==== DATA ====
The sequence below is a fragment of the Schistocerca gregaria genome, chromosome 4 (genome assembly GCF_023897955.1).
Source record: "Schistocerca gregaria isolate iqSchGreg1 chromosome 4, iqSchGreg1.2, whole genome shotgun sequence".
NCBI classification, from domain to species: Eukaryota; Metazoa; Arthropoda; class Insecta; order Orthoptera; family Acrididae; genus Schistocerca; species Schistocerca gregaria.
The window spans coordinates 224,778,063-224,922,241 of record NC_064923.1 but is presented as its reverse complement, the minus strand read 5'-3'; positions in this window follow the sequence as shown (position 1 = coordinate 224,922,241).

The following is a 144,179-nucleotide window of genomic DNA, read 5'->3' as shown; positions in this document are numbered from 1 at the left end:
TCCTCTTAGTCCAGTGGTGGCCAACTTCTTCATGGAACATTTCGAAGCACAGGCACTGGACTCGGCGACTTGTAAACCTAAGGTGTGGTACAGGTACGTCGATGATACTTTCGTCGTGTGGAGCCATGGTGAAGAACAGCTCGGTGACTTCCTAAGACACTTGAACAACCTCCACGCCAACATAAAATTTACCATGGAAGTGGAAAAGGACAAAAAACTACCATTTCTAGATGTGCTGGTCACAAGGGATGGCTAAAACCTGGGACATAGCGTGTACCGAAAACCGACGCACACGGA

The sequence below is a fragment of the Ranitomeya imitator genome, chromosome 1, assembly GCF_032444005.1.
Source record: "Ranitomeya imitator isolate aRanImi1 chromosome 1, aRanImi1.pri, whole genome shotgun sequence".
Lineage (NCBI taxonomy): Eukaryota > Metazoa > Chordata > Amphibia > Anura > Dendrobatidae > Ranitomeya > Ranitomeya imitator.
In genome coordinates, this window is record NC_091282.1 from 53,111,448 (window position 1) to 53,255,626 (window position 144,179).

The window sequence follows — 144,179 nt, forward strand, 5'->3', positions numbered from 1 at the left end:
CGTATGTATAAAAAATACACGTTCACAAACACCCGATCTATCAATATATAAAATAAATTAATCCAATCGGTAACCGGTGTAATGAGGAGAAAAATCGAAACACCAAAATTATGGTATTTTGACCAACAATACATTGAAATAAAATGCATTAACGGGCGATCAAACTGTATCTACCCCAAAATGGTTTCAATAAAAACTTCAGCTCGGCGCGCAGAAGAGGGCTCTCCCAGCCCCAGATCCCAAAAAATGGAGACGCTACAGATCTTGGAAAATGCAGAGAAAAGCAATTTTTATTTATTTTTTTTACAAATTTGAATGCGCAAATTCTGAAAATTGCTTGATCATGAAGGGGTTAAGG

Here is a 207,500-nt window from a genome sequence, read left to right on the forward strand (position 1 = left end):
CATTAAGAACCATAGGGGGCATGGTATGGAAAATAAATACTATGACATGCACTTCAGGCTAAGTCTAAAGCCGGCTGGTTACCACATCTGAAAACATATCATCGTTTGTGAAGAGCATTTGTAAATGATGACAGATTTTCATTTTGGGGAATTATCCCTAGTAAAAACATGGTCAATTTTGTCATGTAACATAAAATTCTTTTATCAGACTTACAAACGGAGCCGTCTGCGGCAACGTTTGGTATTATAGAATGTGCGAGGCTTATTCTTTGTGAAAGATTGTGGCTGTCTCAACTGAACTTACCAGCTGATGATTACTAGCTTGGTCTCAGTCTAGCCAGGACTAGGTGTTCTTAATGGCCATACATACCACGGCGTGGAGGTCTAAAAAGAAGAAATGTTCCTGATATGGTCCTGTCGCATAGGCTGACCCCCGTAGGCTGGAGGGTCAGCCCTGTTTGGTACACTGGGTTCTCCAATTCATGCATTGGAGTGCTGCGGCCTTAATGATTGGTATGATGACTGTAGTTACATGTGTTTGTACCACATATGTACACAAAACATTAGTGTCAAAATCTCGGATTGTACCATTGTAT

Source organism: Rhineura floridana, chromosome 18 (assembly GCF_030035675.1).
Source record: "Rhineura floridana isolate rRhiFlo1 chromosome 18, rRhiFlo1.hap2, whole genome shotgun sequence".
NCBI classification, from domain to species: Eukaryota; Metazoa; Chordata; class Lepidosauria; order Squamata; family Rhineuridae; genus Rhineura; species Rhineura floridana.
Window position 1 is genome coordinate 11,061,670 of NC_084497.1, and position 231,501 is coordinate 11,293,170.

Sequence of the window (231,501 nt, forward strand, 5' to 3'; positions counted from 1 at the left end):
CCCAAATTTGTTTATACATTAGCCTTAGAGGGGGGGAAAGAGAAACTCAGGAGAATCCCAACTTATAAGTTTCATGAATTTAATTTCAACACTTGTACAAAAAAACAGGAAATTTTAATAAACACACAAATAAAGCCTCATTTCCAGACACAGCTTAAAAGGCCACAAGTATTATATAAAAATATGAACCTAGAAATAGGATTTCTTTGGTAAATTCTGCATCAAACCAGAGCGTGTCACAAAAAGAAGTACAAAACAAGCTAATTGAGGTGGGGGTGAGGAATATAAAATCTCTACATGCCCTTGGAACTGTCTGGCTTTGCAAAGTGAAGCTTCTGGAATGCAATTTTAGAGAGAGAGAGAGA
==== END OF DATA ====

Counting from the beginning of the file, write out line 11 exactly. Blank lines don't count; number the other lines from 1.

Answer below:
The window sequence follows — 144,179 nt, forward strand, 5'->3', positions numbered from 1 at the left end: